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The Latest News on Social Security and Medicare

Conor Lamb, Congressional candidate for Pennsylvania’s 18th District, has just earned the endorsement of a national seniors’ advocacy organization.  The National Committee to Preserve Social Security and Medicare has sent a letter officially supporting Lamb, a U.S. Marine and former federal prosecutor who has vowed to protect Americans’ retirement and health security.


On February 12, 2018, President Trump submitted his Fiscal Year (FY) 2019 budget recommendations to Congress.  This budget would drastically cut programs that benefit America’s oldest — including many vulnerable — citizens.  The President’s spending plan calls for deep reductions to Social Security Disability Insurance, breaking his promise not to touch Social Security.  It also includes cuts in Medicare, another program he promised not to touch.


This Valentine’s Day marks the date when Americans with wages exceeding $1 million stop paying into Social Security for the year.  That’s because anyone earning at least that much hits the Social Security payroll tax cap of $128,400, barely seven weeks into 2018.  In stark contrast, the average American worker contributes payroll taxes throughout the year. 


President Trump released an FY 2019 budget today proposing deep spending reductions for Medicare, Medicaid, Social Security Disability Insurance (SSDI), and myriad other federal programs that help older Americans, the poor, and people with disabilities.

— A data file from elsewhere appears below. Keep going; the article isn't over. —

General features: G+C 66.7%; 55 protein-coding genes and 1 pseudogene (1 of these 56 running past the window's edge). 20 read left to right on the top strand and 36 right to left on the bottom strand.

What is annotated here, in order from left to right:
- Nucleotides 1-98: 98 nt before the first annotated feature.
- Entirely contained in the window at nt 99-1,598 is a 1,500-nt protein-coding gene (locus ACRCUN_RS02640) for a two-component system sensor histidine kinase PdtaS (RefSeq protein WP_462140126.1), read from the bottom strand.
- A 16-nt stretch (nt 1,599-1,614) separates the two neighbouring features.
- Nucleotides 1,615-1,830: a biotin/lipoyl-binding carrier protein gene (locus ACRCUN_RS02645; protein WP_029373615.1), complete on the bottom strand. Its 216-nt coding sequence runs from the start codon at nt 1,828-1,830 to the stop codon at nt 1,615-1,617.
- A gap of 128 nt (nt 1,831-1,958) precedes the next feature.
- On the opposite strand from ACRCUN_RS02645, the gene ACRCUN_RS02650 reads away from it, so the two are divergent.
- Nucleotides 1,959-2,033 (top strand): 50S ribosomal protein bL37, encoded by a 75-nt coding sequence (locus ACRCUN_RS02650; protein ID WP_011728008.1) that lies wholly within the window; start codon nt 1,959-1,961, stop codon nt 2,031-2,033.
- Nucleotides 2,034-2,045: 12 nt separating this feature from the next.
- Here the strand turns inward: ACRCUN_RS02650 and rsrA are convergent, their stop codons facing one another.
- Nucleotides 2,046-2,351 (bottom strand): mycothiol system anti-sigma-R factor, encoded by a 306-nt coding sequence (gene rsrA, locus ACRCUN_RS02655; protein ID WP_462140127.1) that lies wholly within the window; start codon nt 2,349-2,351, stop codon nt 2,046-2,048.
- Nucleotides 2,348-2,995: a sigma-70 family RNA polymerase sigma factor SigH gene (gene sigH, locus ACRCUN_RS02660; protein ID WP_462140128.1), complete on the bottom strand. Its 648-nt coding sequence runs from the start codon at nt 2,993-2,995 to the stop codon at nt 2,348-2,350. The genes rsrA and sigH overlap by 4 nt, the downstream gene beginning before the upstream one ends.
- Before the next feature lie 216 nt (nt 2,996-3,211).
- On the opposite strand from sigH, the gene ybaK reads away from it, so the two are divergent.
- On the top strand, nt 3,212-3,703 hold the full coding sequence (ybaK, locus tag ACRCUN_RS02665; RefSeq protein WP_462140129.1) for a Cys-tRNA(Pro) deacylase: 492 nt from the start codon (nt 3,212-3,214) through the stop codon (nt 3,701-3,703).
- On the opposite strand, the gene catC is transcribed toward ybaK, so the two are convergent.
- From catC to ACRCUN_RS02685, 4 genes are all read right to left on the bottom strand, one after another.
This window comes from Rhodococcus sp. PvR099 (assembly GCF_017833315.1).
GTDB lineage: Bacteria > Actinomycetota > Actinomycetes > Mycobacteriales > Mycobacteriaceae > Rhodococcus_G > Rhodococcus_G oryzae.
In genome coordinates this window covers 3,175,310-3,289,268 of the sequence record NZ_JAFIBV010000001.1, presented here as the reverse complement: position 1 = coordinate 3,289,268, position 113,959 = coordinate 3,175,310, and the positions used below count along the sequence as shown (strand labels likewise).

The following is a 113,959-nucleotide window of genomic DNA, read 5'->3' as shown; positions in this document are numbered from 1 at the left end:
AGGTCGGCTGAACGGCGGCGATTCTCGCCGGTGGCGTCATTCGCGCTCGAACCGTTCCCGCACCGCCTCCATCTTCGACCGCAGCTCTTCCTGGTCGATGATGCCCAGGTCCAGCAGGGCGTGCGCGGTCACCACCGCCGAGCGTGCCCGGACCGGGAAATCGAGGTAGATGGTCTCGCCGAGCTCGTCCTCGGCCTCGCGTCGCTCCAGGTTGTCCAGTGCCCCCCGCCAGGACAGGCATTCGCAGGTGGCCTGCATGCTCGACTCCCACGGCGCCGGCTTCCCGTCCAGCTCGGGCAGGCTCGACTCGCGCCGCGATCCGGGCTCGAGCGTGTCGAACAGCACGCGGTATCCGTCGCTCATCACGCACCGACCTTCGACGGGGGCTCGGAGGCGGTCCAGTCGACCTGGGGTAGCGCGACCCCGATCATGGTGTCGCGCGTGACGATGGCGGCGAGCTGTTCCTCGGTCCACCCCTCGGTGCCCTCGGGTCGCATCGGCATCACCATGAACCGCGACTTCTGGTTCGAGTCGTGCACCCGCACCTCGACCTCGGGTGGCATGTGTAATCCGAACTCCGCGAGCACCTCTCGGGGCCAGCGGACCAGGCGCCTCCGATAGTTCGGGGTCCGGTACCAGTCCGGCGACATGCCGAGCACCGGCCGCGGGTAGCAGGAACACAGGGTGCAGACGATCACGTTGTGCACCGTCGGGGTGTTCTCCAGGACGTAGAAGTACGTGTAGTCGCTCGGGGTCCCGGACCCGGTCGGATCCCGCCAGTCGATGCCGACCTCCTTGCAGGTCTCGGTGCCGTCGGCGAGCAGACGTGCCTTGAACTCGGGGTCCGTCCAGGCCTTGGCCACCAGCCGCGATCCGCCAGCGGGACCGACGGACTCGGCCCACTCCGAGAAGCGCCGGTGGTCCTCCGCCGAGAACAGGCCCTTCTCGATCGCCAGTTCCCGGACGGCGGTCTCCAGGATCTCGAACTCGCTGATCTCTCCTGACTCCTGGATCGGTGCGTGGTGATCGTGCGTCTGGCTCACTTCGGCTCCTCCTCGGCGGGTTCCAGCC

The bipartisan budget bill passed by Congress early this morning is, on balance, good news for seniors and the federal programs that provide them with financial and health security. 


For many people approaching retirement age, it’s a dilemma that can have consequences any way you look at it. File for Social Security retirement benefits early at age 62, put money in your pocket and get out of the rat race. Or, work longer, wait until full retirement age or even later to file and have more money coming in when you need it most. It’s a roll of the dice either way.


When to claim Social Security retirement benefits is one of the most crucial financial decisions facing older workers.  But not everyone makes informed choices.  The timing of the claim is key. The earlier a worker files to receive Social Security, the lower the monthly payment for the rest of that worker’s life.  


Strengthening Social Security & Medicare, Opposing Privatization and Defending the Affordable Care Act are some of the issues at the top of NCPSSM’s 2018 Legislative Agenda. 


Tax legislation approved by the Congress and signed into law by President Trump on December 22, 2017 (P.L. 115-97) will leave Medicare, Medicaid and Social Security vulnerable to benefit cuts because of its dramatic $1.5 trillion increase in the public debt – an increase that will have to be offset in the future.  


Americans contact the Social Security Administration at the most vulnerable points in their lives – upon the death of a loved one, upon retirement, or when facing a life-changing disability.   At those points, these individuals should receive compassionate, timely, and efficient service in response to their needs.

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